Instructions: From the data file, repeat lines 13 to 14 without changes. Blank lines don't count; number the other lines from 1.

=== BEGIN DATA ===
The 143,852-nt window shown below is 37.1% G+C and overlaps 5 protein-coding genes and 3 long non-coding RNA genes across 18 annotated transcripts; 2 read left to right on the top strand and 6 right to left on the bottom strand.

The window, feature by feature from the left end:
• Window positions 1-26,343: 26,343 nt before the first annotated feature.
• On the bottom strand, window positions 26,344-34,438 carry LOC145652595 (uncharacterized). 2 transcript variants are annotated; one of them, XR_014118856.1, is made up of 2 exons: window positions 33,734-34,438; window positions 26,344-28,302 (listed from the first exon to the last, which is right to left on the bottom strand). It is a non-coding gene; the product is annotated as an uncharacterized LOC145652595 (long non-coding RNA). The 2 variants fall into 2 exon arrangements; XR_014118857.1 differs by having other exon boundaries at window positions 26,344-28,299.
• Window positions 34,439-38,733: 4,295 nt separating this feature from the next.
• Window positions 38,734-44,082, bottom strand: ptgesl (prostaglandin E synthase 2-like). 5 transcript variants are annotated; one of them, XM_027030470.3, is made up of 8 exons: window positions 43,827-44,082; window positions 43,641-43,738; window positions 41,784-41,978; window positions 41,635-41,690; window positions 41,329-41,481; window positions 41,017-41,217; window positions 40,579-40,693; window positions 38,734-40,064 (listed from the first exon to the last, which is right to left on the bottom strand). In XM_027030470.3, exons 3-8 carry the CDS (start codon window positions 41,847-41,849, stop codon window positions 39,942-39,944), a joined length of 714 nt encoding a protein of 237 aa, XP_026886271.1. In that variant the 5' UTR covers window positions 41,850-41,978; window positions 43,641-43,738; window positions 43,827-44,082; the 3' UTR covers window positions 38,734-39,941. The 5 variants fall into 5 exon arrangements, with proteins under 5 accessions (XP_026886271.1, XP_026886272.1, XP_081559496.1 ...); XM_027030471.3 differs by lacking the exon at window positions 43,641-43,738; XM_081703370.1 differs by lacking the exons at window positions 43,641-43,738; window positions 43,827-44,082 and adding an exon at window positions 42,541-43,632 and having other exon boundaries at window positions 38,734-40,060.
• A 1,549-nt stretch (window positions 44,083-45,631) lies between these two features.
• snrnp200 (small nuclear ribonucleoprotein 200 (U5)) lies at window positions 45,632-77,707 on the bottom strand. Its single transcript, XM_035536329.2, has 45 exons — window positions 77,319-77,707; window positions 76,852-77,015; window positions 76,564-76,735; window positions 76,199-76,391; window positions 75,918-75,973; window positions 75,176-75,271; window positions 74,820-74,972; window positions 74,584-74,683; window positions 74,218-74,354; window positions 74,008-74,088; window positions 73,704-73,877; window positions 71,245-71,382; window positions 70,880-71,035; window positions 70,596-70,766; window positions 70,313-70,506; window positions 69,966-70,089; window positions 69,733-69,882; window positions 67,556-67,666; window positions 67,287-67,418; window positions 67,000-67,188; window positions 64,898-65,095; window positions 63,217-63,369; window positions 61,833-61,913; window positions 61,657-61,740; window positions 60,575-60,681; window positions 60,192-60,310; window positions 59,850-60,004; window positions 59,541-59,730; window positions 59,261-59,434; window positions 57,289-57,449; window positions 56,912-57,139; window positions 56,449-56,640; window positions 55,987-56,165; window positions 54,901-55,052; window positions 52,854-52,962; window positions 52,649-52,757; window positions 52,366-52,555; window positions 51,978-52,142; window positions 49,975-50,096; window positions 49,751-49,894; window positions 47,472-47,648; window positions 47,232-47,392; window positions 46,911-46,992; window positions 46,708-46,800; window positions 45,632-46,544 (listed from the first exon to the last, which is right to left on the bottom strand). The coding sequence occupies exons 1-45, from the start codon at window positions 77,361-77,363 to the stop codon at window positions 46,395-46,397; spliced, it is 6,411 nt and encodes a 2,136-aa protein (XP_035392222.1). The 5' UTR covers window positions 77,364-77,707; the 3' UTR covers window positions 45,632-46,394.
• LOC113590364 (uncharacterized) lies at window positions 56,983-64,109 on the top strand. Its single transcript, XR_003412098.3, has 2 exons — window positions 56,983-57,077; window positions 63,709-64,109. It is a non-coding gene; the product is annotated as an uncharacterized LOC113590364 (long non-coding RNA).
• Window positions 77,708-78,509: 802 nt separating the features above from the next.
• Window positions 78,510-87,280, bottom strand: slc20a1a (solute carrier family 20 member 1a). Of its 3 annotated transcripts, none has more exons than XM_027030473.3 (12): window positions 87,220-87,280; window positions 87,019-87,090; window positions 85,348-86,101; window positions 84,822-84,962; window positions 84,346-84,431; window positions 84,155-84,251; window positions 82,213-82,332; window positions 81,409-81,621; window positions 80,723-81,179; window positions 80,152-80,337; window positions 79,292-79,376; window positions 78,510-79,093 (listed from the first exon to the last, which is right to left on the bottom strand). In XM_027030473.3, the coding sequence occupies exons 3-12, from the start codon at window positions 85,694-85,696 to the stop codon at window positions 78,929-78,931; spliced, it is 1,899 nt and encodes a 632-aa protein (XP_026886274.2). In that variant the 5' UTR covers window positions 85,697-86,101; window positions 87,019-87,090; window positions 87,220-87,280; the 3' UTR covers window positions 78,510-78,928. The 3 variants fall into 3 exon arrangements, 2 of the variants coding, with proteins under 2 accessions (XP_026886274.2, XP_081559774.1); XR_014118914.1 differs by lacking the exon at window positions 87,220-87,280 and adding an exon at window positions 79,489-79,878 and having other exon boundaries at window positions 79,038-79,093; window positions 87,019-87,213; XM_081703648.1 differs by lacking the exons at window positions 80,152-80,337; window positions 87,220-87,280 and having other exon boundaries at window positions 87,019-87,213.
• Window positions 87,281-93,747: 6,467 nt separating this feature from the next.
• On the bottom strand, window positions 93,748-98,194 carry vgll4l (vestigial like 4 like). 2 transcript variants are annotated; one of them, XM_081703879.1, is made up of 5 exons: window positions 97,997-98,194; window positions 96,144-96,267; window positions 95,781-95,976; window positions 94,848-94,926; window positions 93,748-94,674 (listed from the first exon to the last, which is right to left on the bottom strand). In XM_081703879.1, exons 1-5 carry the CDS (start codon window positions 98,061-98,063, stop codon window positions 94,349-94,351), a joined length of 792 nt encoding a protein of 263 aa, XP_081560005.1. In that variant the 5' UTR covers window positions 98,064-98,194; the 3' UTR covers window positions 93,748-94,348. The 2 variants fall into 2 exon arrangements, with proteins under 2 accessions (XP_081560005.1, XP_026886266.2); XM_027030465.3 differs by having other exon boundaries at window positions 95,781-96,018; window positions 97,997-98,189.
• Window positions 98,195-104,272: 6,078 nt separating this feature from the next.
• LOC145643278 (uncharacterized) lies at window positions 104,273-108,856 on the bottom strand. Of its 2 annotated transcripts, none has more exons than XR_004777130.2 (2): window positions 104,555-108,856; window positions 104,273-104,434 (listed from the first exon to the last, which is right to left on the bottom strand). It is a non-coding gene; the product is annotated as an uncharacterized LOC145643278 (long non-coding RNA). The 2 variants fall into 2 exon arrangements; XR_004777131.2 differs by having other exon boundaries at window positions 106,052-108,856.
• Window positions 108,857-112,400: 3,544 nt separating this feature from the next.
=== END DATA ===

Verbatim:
• On the bottom strand, window positions 93,748-98,194 carry vgll4l (vestigial like 4 like). 2 transcript variants are annotated; one of them, XM_081703879.1, is made up of 5 exons: window positions 97,997-98,194; window positions 96,144-96,267; window positions 95,781-95,976; window positions 94,848-94,926; window positions 93,748-94,674 (listed from the first exon to the last, which is right to left on the bottom strand). In XM_081703879.1, exons 1-5 carry the CDS (start codon window positions 98,061-98,063, stop codon window positions 94,349-94,351), a joined length of 792 nt encoding a protein of 263 aa, XP_081560005.1. In that variant the 5' UTR covers window positions 98,064-98,194; the 3' UTR covers window positions 93,748-94,348. The 2 variants fall into 2 exon arrangements, with proteins under 2 accessions (XP_081560005.1, XP_026886266.2); XM_027030465.3 differs by having other exon boundaries at window positions 95,781-96,018; window positions 97,997-98,189.
• Window positions 98,195-104,272: 6,078 nt separating this feature from the next.